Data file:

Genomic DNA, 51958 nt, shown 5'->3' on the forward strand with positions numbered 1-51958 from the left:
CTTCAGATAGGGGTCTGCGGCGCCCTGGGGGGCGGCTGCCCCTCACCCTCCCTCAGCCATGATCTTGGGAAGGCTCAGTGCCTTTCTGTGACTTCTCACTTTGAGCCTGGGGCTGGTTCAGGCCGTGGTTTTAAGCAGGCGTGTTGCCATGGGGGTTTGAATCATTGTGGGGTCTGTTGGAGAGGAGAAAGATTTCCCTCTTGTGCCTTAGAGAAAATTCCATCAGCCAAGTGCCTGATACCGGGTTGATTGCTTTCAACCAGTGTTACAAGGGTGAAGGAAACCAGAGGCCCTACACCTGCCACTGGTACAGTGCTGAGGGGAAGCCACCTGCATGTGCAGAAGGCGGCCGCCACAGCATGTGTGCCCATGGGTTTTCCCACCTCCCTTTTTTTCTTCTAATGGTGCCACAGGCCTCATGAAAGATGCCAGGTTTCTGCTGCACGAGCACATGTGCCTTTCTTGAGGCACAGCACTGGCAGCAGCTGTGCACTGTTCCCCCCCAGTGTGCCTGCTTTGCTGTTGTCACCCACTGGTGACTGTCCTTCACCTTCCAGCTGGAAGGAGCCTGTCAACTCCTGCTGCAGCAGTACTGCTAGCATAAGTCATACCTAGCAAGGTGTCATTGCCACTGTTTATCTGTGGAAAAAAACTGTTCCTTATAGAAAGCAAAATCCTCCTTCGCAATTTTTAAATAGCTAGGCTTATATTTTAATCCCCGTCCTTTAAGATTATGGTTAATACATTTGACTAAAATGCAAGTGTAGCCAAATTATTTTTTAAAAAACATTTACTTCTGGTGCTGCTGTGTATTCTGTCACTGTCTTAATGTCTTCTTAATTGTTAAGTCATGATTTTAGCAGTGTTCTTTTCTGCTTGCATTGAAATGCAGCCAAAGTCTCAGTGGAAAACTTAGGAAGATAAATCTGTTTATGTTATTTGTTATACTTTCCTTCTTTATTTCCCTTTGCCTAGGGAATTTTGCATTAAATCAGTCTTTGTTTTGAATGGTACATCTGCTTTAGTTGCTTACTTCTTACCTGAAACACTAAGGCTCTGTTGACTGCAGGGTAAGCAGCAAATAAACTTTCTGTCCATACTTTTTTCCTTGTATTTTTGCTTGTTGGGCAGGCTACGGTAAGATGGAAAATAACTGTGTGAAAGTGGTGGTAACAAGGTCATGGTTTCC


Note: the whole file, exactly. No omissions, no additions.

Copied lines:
Genomic DNA, 51958 nt, shown 5'->3' on the forward strand with positions numbered 1-51958 from the left:
CTTCAGATAGGGGTCTGCGGCGCCCTGGGGGGCGGCTGCCCCTCACCCTCCCTCAGCCATGATCTTGGGAAGGCTCAGTGCCTTTCTGTGACTTCTCACTTTGAGCCTGGGGCTGGTTCAGGCCGTGGTTTTAAGCAGGCGTGTTGCCATGGGGGTTTGAATCATTGTGGGGTCTGTTGGAGAGGAGAAAGATTTCCCTCTTGTGCCTTAGAGAAAATTCCATCAGCCAAGTGCCTGATACCGGGTTGATTGCTTTCAACCAGTGTTACAAGGGTGAAGGAAACCAGAGGCCCTACACCTGCCACTGGTACAGTGCTGAGGGGAAGCCACCTGCATGTGCAGAAGGCGGCCGCCACAGCATGTGTGCCCATGGGTTTTCCCACCTCCCTTTTTTTCTTCTAATGGTGCCACAGGCCTCATGAAAGATGCCAGGTTTCTGCTGCACGAGCACATGTGCCTTTCTTGAGGCACAGCACTGGCAGCAGCTGTGCACTGTTCCCCCCCAGTGTGCCTGCTTTGCTGTTGTCACCCACTGGTGACTGTCCTTCACCTTCCAGCTGGAAGGAGCCTGTCAACTCCTGCTGCAGCAGTACTGCTAGCATAAGTCATACCTAGCAAGGTGTCATTGCCACTGTTTATCTGTGGAAAAAAACTGTTCCTTATAGAAAGCAAAATCCTCCTTCGCAATTTTTAAATAGCTAGGCTTATATTTTAATCCCCGTCCTTTAAGATTATGGTTAATACATTTGACTAAAATGCAAGTGTAGCCAAATTATTTTTTAAAAAACATTTACTTCTGGTGCTGCTGTGTATTCTGTCACTGTCTTAATGTCTTCTTAATTGTTAAGTCATGATTTTAGCAGTGTTCTTTTCTGCTTGCATTGAAATGCAGCCAAAGTCTCAGTGGAAAACTTAGGAAGATAAATCTGTTTATGTTATTTGTTATACTTTCCTTCTTTATTTCCCTTTGCCTAGGGAATTTTGCATTAAATCAGTCTTTGTTTTGAATGGTACATCTGCTTTAGTTGCTTACTTCTTACCTGAAACACTAAGGCTCTGTTGACTGCAGGGTAAGCAGCAAATAAACTTTCTGTCCATACTTTTTTCCTTGTATTTTTGCTTGTTGGGCAGGCTACGGTAAGATGGAAAATAACTGTGTGAAAGTGGTGGTAACAAGGTCATGGTTTCC